Unearthing the Muckers
History Professor Woody Register’s deep dive into a noted social reformer’s archive uncovers a fascinating and long-forgotten account of life in a children’s street gang in 19th-century New York City.
By Tom Sanders
When Professor of History Woody Register, C’80, began investigating Progressive-era reformer Thomas Osborne about five years ago, he stumbled across another compelling character in a young friend of Osborne’s, William Dapping, whose first-person account of life on the New York City streets in the 1890s has now been published in The Muckers, a book edited by Register. The book offers readers, for perhaps the first time, the chance to hear directly and powerfully from a member of a fascinating group of overlooked children of the 19th century.
In the late 19th and early 20th centuries, Osborne was a noted, perhaps even famous, prison reformer and social progressive. He would often disguise himself, going undercover, to learn about something he was studying. For example, disguised as Tom Brown, he did research that led to the publication of Within Prison Walls in 1914 and was later named warden of Sing Sing Prison.
Register began plowing through the Osborne archive at Syracuse University, which Register knew contained voluminous correspondence between Osborne and men who had once been residents, or “citizens,” of a home for at-risk youth called the George Junior Republic. Osborne was deeply involved with the Republic as a philanthropist and board member, and befriended many of the boys. He wrote letters daily, keeping carbon copies, and the letters numbered in the hundreds every week. His letters, and the replies from the boys, comprised a record Register wanted to study. “The George Junior Republic was part of a progressive reform movement,” he says. “And I wanted to hear more about one of these reform institutions from the actual children, to let them have a say about how they were defined and maybe exploited.”
In the 1890s, William George, founder of the George Junior Republic, invited the “worst boys” in Manhattan to be “citizens” of the Republic, which operated under two guiding principles: 1) nothing without labor, and 2) self-governance by the citizens themselves. Upon arrival at the upstate New York facility, the boys had to work to receive even the most basic shelter, even if they came with money. “What’s interesting is that historians who have written about Thomas Osborne have missed the voices of these children—which is a shame,” says Register. “Hearing the voices of poor children is nearly impossible, but because of the way Osborne carried on letter writing with these children, we can hear them in a remarkably clear way.”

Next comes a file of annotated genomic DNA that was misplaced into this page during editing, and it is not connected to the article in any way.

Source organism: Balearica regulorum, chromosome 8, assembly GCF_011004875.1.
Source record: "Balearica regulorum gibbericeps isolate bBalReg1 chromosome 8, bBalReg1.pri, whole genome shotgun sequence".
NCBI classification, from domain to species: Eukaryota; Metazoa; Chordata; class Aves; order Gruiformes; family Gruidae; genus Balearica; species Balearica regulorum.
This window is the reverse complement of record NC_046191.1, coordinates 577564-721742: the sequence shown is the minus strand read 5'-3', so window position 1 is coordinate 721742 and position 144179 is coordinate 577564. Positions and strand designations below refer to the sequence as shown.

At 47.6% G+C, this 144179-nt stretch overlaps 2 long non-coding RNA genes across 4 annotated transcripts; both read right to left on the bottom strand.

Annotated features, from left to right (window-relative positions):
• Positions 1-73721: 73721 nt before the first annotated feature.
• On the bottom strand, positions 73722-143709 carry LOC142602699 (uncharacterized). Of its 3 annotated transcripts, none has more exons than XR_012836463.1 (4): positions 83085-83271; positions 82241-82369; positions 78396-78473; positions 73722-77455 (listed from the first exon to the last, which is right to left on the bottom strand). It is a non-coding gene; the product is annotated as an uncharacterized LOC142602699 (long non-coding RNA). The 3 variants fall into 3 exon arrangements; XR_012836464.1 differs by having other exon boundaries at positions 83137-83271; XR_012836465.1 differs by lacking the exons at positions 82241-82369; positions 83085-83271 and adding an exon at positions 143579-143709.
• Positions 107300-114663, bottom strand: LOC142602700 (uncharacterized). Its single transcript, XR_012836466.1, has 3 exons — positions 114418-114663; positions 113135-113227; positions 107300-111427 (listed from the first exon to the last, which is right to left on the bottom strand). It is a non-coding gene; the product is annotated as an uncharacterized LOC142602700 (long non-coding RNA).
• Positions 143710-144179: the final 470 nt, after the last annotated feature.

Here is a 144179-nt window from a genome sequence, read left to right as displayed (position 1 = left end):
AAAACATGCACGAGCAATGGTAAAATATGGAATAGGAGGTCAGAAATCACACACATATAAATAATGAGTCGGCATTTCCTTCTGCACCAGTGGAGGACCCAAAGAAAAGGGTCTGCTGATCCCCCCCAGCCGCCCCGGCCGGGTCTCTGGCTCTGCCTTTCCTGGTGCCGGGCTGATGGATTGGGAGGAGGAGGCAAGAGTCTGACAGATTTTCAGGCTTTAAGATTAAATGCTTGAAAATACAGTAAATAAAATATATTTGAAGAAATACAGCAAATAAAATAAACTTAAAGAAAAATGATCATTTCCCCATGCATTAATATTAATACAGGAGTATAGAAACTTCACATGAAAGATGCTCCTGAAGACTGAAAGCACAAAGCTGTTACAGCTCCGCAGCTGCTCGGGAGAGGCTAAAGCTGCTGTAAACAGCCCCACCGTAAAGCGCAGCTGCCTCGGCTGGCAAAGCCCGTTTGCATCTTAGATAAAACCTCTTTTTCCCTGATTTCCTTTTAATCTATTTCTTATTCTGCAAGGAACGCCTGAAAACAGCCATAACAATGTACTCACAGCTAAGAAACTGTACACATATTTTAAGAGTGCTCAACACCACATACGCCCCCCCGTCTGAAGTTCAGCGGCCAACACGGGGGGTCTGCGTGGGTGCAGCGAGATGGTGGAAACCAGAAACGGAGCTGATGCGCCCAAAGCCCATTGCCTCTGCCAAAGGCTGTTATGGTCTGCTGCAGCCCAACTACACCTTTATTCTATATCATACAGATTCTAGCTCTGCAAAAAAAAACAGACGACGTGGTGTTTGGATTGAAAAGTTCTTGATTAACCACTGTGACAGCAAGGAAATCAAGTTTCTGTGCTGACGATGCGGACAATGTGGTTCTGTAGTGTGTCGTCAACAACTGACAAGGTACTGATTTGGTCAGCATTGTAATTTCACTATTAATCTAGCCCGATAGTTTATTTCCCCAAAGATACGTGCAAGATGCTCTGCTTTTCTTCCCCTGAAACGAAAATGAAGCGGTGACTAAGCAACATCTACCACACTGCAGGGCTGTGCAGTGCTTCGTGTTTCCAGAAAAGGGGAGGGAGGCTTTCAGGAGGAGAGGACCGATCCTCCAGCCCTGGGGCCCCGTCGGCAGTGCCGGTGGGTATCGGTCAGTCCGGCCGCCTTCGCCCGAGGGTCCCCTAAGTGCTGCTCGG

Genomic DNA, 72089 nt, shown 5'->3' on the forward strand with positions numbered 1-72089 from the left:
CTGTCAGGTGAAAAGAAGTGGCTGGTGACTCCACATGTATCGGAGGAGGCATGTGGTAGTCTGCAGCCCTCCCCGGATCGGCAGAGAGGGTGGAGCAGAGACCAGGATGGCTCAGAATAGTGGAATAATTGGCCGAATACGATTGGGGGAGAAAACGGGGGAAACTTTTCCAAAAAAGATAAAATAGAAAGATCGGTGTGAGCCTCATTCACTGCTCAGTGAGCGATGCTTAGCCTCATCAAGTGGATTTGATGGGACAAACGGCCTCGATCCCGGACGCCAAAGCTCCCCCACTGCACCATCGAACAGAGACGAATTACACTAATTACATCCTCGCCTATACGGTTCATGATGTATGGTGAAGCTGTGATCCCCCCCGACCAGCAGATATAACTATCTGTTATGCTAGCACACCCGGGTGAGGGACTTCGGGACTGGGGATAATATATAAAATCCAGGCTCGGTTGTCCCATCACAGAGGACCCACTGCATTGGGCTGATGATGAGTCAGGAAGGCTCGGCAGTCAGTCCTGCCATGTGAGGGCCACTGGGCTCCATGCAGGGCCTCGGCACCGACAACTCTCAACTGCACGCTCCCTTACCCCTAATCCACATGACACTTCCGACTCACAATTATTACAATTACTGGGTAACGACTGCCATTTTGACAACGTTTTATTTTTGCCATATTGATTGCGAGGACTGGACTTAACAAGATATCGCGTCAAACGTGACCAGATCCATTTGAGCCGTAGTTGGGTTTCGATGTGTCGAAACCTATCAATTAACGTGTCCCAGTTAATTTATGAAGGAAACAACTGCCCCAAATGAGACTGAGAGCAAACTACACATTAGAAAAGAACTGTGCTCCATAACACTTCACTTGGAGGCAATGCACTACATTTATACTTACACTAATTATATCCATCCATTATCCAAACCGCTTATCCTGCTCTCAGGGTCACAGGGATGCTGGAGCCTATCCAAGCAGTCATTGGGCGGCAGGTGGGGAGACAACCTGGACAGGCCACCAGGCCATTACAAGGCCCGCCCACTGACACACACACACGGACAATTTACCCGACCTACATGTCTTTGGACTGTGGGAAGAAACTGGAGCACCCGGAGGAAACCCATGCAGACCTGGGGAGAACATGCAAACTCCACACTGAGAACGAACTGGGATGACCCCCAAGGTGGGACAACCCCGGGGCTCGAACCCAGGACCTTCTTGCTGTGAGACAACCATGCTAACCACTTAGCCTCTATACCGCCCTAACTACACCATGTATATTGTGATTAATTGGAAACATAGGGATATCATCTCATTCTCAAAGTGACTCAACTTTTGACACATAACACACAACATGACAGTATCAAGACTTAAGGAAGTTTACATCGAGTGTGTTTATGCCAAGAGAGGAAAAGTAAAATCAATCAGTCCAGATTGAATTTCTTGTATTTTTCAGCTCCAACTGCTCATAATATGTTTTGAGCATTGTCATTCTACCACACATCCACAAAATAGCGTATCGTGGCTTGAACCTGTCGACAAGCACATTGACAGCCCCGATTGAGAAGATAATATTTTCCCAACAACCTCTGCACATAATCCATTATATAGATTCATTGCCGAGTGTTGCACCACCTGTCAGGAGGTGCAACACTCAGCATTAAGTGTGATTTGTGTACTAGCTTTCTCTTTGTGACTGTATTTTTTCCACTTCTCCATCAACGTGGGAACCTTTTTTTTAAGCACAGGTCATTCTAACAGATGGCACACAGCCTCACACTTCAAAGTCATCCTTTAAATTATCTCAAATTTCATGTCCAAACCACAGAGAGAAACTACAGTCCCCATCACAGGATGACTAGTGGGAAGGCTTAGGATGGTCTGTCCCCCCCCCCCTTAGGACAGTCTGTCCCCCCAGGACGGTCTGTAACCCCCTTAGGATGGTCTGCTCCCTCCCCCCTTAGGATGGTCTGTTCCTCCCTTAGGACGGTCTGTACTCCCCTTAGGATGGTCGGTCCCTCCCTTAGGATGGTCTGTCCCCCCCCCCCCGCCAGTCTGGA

In the process of learning more about these children, Register took special interest in William Dapping. An alumnus of the Republic who went on to graduate from Harvard University, Dapping enjoyed a distinguished career as a journalist in Auburn, New York, winning a Pulitzer Prize for coverage of a prison riot in 1929. Ultimately, Dapping’s papers also came to the Syracuse archives, and in those papers, Register made a remarkable discovery that changed the direction of his work: a book-length, first-person account of life on the 19th-century New York streets. “When I saw this, I knew I had to spend time with it,” Register says. “I had been intending to work on a book that uncovered a variety of voices, but this manuscript was so remarkable that I took time out of the main project to make this available as a book.”
But he did not do that right away. With the help of research assistant Lacy Broemel, C’13, Register busied himself with the Osborne papers, while the Dapping papers were being fetched from a warehouse and delivered, uncataloged, in cardboard boxes. “I had an idea that the manuscript might be in there. I had read references to it in some of the correspondence with Osborne, so I knew about the work, but I put off looking because I didn’t want to be distracted, and, frankly, didn’t want to be disappointed.” Register looked sidelong at the Dapping boxes from July to October before opening them and discovering the extraordinary manuscript.